Coronavirus total passes 2,000 in Delaware

DOVER — Delaware’s coronavirus count officially surpassed 2,000 Wednesday, with the state announcing 88 new cases. There were also three additional deaths, bringing that total to 46.

The Division of Public Health said there have now been 2,014 laboratory-confirmed cases in Delaware, with the first coming March 11.

Per the agency, 208 people are currently hospitalized in Delaware, with 48 critically ill. In all, 354 Delawareans are considered to have recovered, meaning they have gone without symptoms for at least a week.

The most recent deaths involve a 46-year-old man from New Castle County, a 53-year-old woman from Kent County and an 83-year-old woman from Sussex County who was in a long-term care facility. All three had underlying conditions.

In total, 28 nursing home residents have died from COVID-19, DPH said. Those include 11 at Little Sisters of the Poor in Newark, seven at Genesis Healthcare’s Milford Center and five at Atlantic Shores Rehabilitation and Health Center in Millsboro. Additionally, DPH said four facilities in New Castle and one in Sussex have had one death each, although it is only naming centers with multiple deaths.

Ninety-three long-term care residents have tested positive for COVID-19, according to the agency.

Per new guidance from the Centers for Disease Control and Prevention, DPH last week started counting deaths of not just individuals with laboratory-confirmed coronavirus cases but also those who had symptoms consistent with COVID-19 and were exposed to a confirmed case but never tested.

One week ago, there had been 1,116 occurrences and 19 deaths, with 368 cases and 11 deaths one week prior to that.

Of the 2,014 COVID-19 cases, both current and inactive, there are 974 involving New Castle Countians, 678 involving Sussex Countians, 345 involving Kent Countians and 17 involving people whose residence is unknown.

Those who have had confirmed cases range in age from 1 to 97, with deaths involving people from ages 33 to 96. Although the vast majority of deaths have involved the elderly — slightly more than half of those who have died were at least 80 — the past four days have seen the virus claim individuals aged 33, 46, 53 and 54. Those are the four youngest Delawareans to pass away from it so far.

As of Wednesday, there had been 11,088 negative test results, DPH said, although it cautions the figure is preliminary and should not be used as a substitute for the overall number of Delawareans who have been tested. DPH did not release many additional details involving the cases, citing health privacy laws.

The agency said because of volume, the hospitalization and critically ill numbers now include non-Delawareans, although all other totals are just Delaware residents.

The state began requiring samples include patient race in addition to other demographic data like age last week.

Delaware has been in a state of emergency since March 12, and the governor issued a stay-at-home order and closed non-essential businesses starting March 22.

While the elderly and those with serious health conditions, especially heart disease, lung issues, diabetes, severe obesity or a compromised immune system are most at risk, officials say everyone needs to avoid contact with others.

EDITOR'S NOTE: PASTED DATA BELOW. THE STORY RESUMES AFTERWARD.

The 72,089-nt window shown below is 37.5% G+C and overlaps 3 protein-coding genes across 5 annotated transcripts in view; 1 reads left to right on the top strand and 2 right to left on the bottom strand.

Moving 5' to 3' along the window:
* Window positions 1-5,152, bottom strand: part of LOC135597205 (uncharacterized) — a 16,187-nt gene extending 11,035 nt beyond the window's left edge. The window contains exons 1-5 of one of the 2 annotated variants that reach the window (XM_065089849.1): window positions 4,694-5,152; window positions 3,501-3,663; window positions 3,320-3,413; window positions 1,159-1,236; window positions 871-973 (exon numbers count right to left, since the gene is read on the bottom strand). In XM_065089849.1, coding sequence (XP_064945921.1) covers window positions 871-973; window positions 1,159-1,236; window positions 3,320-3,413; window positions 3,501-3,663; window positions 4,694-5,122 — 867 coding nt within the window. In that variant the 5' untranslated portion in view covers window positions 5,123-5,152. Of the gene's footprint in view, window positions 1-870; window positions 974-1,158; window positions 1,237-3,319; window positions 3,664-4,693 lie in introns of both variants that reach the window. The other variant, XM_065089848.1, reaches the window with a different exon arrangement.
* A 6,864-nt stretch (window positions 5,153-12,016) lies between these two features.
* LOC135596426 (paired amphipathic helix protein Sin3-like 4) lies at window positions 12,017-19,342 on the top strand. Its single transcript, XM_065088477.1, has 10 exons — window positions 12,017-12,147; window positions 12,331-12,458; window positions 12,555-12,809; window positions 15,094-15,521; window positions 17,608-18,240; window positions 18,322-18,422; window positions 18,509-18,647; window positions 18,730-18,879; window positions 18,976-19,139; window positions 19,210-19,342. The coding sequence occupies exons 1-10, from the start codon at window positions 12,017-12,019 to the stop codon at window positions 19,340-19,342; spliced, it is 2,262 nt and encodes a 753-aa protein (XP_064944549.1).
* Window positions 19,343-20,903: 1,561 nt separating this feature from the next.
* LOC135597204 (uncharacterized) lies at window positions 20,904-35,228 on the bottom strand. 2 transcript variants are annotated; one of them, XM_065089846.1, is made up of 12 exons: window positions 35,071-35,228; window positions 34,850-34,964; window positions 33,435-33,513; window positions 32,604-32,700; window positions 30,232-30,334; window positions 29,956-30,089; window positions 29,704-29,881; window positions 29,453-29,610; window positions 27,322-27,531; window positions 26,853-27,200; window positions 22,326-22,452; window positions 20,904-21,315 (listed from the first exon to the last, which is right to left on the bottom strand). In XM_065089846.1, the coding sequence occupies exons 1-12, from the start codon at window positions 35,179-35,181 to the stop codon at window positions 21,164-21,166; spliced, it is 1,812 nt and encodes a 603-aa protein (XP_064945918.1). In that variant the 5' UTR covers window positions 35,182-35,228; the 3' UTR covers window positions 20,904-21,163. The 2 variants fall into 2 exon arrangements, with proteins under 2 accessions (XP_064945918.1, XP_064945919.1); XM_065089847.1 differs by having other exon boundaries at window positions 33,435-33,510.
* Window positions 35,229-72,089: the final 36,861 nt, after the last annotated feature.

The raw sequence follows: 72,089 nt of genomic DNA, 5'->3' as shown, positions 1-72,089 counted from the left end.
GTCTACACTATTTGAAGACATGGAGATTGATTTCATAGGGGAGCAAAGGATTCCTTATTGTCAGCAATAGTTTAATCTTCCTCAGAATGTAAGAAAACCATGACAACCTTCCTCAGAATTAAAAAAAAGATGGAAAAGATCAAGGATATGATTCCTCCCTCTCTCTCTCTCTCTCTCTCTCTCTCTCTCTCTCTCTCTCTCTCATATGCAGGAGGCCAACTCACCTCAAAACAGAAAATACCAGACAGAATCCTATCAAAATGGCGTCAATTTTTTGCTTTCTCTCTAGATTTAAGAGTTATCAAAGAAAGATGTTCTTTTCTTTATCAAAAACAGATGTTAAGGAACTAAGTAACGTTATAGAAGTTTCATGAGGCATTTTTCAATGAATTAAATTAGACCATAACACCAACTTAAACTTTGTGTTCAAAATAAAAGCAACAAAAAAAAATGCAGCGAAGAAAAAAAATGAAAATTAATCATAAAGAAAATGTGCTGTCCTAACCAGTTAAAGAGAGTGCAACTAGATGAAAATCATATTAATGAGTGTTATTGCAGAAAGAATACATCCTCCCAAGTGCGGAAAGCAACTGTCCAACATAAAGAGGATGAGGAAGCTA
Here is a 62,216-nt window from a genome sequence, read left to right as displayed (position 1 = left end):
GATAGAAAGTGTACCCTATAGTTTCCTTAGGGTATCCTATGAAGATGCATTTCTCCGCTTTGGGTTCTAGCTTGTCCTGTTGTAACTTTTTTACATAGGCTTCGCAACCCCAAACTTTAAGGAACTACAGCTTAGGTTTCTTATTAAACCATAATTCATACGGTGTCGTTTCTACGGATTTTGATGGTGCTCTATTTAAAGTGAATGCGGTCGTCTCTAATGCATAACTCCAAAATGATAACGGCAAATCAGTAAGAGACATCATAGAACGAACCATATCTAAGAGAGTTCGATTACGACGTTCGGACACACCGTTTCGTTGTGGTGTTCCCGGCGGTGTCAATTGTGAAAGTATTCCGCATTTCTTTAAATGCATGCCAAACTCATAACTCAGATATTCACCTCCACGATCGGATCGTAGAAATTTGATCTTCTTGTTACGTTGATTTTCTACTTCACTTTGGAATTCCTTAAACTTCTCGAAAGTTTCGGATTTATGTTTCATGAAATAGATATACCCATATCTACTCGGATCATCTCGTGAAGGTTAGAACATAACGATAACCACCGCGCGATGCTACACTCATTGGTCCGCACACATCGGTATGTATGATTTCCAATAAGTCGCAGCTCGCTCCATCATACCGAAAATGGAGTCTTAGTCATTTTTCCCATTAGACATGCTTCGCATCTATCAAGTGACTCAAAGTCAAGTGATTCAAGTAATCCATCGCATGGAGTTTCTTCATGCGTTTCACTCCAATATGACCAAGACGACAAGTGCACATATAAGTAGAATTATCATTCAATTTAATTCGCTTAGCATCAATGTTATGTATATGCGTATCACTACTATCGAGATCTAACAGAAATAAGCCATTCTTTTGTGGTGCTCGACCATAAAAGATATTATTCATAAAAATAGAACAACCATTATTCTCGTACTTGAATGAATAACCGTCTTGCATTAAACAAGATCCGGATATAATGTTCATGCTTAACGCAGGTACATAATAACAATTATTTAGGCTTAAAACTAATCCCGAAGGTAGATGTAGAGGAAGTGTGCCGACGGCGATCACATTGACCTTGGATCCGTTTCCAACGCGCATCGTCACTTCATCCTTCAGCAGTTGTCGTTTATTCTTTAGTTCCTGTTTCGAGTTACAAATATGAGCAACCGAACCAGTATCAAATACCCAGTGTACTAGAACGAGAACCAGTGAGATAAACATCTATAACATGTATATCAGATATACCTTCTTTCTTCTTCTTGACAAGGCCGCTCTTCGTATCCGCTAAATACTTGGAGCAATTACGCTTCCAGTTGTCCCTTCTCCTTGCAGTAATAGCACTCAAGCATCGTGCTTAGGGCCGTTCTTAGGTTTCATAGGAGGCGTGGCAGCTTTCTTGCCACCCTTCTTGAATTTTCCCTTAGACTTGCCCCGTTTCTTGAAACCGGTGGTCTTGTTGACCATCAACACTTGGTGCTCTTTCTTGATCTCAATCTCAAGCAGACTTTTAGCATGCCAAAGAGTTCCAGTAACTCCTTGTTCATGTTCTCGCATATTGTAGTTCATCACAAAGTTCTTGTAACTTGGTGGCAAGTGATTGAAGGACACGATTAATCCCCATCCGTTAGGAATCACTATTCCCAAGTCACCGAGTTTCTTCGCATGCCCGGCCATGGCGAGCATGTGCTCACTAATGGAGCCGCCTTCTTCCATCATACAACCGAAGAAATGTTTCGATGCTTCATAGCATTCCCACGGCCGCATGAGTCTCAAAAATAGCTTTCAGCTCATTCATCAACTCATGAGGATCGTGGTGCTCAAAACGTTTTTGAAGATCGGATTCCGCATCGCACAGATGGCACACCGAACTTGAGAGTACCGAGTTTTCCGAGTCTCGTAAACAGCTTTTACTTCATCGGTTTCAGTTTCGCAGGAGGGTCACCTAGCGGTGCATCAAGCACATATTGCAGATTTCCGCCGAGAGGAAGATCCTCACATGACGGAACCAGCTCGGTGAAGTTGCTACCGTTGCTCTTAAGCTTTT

Anyone who believes he or she may be sick should not go out except for medical appointments and should contact a primary care provider before heading to the emergency room or an urgent care center. A person experiencing a medical emergency such as significant trouble breathing should call 911.

Symptoms of COVID-19 can include fever, coughing, shortness of breath, sore throat, muscle fatigue, vomiting, diarrhea, abdominal pain or lack of appetite. People who are sick with any of those and need essential supplies should ask someone else to go to the grocery store or the pharmacy instead. They also are urged not to go to work.

Most people recover from COVID-19 with rest and hydration, although illness can be severe.

Statewide testing at standing health facility sites is under way for patients with a doctor’s recommendation. Those without a primary care provider can call 1-866-408-1899.

In New Castle, individuals can call ChristianaCare at 1-302-733-1000, and Sussex residents who do not have a provider can reach Beebe at 645-3200. Bayhealth patients will be pre-screened via phone without needing to see a provider first.

People awaiting test results should wait to hear from their medical provider.

DPH has launched a partnership with the United Way of Delaware to triage incoming calls related to COVID-19. Anyone with a question should dial Delaware 2-1-1 (7-1-1 for individuals who are deaf or hard of hearing) or text their ZIP code to 898-211. The service can connect Delawareans with assistance including employment, mental health, food and housing.

Official ask any health care, long-term care, residential or other high-risk facility with questions to email DPH_PAC@delaware.gov or call the DPH Call Center at 1-866-408-1899 and press ext. 2. Health-related questions can also be submitted by email at DPHCall@delaware.gov. 

For the latest on Delaware’s response, go to de.gov/coronavirus.


Helpful Coronavirus links

Delaware Division of Health Coronavirus Page
CDC: About the Coronavirus Disease 2019
CDC: What to do if You Are Sick
Johns Hopkins Coronavirus Resource Center
AP News Coronavirus Coverage
Reopening Delaware: Resources for Businesses
Delaware Phase 2 guidance

Have a question, tip, or resources about the coronavirus pandemic? Submit it to our newsroom and we’ll do what we can to provide answers.